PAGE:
of the European hospitality sector for 2014-2019
Social Affairs - Do not undermine job creation!
It is necessary to avoid new EU employment legislation which would damage the industry’s excellent record in increasing jobs, especially for young people. Flexibility of working time arrangements is crucial for the maintenance of service within the hospitality industry.
Distribution channels - Ensure fair competition in online distribution!
Enforced best price guarantees due to the dominant posi-tion of Online Travel Agents (OTAs) make entrepreneurs lose control over their prices and businesses. The dominant position of OTAs needs to be reversed.
Visa Policy - Facilitate the entrance of tourists to Europe!
The use of intelligent technical solutions to facilitate visa procurement, in particular for all BRICS, is crucial. The con-tribution of tourism to the EU economy needs to be taken into account, as well as security issues.
Ofﬁcial controls in restaurants - No mandatory inspection fee!
An EU proposal intends to make restaurants pay a fee cov-ering the cost of inspections. This fee will be a tax. As there is no single market impact in the case of restaurants, this should be an option for Member States, not an obligation.
Accessibility - Consider the burdens on SMEs!
In order to be efﬁcient, any future legislation should stay as much as possible at national level. Flexibility and rea-sonable requirements are the key drivers for success.
Data Protection - No extra burdens for SMEs!
The future Regulation should not impose new obligations on the industry, especially the requirement to appoint a Data Protection Ofﬁcer.
Copyright – Users also need clear regulation of the audio-visual sector!
After the adoption of the new Directive on collective man-agement of copyright, similar EU legislation shall also regulate the audio-visual sector: more transparency and one-stop-shops are needed to protect right-users.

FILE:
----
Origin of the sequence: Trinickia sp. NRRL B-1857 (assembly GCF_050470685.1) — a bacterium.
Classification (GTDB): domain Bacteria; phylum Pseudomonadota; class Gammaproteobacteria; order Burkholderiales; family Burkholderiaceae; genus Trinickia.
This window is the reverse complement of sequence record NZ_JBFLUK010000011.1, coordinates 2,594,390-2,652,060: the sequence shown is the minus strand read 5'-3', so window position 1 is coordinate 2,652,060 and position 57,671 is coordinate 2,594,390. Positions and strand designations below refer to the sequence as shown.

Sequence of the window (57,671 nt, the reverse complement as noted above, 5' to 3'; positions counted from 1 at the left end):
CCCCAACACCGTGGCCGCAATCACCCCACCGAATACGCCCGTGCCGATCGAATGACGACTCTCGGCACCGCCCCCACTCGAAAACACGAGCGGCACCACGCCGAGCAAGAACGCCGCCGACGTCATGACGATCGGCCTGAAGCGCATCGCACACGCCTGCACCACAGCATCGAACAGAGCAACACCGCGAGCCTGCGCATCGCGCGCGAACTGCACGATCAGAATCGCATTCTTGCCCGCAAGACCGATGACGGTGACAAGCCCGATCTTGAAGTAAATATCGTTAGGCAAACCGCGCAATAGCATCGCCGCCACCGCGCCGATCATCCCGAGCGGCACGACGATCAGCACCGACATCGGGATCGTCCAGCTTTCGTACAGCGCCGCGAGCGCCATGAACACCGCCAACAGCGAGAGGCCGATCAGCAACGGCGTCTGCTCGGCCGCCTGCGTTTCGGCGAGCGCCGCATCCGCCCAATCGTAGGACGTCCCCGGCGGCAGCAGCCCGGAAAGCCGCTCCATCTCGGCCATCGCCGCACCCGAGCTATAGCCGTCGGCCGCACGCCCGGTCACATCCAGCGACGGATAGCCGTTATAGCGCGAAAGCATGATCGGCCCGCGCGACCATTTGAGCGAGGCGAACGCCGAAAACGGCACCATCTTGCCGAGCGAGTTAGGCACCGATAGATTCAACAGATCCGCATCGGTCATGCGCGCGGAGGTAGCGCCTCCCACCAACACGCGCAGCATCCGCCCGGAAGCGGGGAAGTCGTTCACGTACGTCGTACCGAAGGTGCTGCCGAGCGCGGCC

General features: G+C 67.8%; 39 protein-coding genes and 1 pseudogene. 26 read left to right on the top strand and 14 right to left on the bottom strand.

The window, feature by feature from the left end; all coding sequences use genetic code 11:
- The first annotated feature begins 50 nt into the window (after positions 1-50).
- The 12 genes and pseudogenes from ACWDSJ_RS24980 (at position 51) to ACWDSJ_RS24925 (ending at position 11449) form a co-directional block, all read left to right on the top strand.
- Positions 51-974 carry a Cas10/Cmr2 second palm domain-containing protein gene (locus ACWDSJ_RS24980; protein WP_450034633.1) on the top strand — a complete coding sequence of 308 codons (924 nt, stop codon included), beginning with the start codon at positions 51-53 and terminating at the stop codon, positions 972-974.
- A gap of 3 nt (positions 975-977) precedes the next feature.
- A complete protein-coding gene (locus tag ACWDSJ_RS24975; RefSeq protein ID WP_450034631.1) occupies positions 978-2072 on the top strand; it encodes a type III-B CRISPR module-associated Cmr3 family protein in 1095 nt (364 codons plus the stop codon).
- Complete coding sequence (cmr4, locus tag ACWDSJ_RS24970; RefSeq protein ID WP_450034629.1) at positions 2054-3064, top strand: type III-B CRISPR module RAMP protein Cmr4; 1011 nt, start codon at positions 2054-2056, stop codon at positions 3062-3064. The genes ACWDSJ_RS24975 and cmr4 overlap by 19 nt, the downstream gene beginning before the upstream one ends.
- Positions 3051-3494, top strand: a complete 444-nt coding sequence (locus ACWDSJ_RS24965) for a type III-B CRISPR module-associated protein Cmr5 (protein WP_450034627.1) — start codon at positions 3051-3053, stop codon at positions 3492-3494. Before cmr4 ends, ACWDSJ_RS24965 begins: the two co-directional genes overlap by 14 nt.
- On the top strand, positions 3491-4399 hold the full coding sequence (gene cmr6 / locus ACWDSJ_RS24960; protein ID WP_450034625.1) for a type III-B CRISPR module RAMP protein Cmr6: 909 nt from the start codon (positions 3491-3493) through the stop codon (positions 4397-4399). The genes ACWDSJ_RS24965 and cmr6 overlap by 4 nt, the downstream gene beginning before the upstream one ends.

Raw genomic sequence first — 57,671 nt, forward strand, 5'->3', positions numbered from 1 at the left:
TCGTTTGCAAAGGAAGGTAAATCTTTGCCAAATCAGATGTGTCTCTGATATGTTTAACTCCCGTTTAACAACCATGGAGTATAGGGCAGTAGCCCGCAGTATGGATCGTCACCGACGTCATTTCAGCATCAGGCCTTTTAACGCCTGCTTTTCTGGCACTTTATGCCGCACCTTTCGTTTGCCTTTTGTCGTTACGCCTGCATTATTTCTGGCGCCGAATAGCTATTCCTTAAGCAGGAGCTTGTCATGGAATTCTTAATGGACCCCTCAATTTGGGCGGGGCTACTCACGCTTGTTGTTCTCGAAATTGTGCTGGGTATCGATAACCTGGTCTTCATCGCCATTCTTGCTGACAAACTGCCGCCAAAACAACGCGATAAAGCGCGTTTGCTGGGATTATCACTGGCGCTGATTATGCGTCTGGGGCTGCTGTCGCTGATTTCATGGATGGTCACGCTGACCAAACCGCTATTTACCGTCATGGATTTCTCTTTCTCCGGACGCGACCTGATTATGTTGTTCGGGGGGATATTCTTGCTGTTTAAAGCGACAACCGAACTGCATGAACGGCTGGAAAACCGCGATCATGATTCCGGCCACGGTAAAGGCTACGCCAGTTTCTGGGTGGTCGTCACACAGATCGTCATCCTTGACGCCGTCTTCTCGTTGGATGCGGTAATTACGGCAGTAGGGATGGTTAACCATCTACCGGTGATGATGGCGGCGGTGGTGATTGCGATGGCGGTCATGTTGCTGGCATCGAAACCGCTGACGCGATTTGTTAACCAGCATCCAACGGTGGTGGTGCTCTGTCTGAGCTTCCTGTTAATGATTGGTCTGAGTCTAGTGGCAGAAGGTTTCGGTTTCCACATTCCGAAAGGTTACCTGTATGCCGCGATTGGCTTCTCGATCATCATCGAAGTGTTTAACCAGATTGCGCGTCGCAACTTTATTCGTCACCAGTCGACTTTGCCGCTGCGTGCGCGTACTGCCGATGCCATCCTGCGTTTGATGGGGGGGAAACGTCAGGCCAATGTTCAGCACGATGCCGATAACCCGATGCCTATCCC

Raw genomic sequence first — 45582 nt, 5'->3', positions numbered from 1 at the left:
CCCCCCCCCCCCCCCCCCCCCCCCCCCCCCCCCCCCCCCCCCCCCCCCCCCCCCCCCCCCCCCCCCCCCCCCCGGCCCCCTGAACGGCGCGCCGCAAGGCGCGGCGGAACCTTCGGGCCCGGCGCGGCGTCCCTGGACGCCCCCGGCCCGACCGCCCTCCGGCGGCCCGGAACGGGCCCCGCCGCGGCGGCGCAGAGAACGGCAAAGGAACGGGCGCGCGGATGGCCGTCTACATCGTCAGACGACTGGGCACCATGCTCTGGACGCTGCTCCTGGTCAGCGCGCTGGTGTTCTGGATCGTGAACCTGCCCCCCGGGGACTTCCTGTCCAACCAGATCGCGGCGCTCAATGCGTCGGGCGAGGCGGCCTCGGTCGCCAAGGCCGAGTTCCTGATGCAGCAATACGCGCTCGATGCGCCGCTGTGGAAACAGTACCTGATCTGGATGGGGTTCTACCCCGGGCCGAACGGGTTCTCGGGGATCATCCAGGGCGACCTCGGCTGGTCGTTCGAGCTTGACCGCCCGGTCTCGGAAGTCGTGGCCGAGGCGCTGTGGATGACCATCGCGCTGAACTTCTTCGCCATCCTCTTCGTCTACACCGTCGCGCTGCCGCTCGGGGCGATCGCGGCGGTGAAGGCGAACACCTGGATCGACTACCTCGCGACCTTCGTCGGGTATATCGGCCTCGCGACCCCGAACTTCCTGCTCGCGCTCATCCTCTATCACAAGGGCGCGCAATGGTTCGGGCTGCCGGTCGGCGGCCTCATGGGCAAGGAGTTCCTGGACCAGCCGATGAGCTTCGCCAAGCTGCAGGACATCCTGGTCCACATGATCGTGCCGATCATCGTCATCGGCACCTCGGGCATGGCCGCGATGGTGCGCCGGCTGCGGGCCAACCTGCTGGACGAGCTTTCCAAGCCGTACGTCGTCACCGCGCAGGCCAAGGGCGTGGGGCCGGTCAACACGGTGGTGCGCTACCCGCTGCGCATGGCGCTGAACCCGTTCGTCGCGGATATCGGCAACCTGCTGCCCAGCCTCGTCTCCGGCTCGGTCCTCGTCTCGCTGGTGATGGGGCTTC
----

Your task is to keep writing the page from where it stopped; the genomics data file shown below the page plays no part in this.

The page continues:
Package Travel - Do not impair hotel bookings!
The legal regime applicable to hotel bookings covered by a new package travel Directive should not be less favourable than the existing legal framework. More jobs will be cre-ated, without decreasing consumer protection, if the new Directive applies only when there is a travel/transport ele-ment.
Payment cards: Interchange Fees (IFs) must come down!
IFs violate competition law, increase prices and are well above the real cost of processing cards. IFs should be banned for debit cards and capped for credit cards.
Food in restaurants: Ensure the use of fresh food is still possible!
The recently adopted Food Information Regulation will make it harder for restaurants to use fresh food. Any future EU legislation should not result in an effective ban on the use of fresh food.
VAT rates - Maintain reduced rates for tourism!
Reduced VAT allows for a competitive Europe as a tourism destination, including the creation of new jobs. Member States should continue to have the option to apply re-duced VAT rates to hospitality services.
Private accommodation: Level playing ﬁeld for all participants in tourism businesses!
The ever increasing number of owners renting private apartments and holiday homes as tourist accommodation, especially through online distribution channels, and with-out always having to abide by the regulations applying to the hospitality sector, constitutes a threat to consumer protection and to jobs in the hotel industry.
In generalEU policies
Subsidiarity must prevail
The EU should refrain from legislating on aspects with no-justiﬁed single market dimension.
Self-regulation should be promoted, and burdensome over-regulation avoided.
Cut red tape
The reduction of administrative burden is key to facilitating the competitiveness of enterprises.
Easier access to funds for SMEs
The tourism industry should have more access to EU ﬁnancial instruments.
Any further information can be obtained on www.hotrec.eu